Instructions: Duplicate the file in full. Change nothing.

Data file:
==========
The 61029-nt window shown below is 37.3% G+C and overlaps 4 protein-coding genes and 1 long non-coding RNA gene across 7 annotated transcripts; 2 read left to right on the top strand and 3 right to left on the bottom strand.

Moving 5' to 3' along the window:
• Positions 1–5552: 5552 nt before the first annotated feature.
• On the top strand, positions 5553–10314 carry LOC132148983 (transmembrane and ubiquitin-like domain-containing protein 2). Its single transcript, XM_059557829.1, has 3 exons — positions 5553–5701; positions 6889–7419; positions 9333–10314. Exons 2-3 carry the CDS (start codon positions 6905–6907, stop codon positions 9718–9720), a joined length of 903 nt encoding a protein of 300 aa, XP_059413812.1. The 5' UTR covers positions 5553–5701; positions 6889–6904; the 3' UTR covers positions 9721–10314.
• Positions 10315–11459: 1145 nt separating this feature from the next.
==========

The 61029-nt window shown below is 37.3% G+C and overlaps 4 protein-coding genes and 1 long non-coding RNA gene across 7 annotated transcripts; 2 read left to right on the top strand and 3 right to left on the bottom strand.

Moving 5' to 3' along the window:
• Positions 1–5552: 5552 nt before the first annotated feature.
• On the top strand, positions 5553–10314 carry LOC132148983 (transmembrane and ubiquitin-like domain-containing protein 2). Its single transcript, XM_059557829.1, has 3 exons — positions 5553–5701; positions 6889–7419; positions 9333–10314. Exons 2-3 carry the CDS (start codon positions 6905–6907, stop codon positions 9718–9720), a joined length of 903 nt encoding a protein of 300 aa, XP_059413812.1. The 5' UTR covers positions 5553–5701; positions 6889–6904; the 3' UTR covers positions 9721–10314.
• Positions 10315–11459: 1145 nt separating this feature from the next.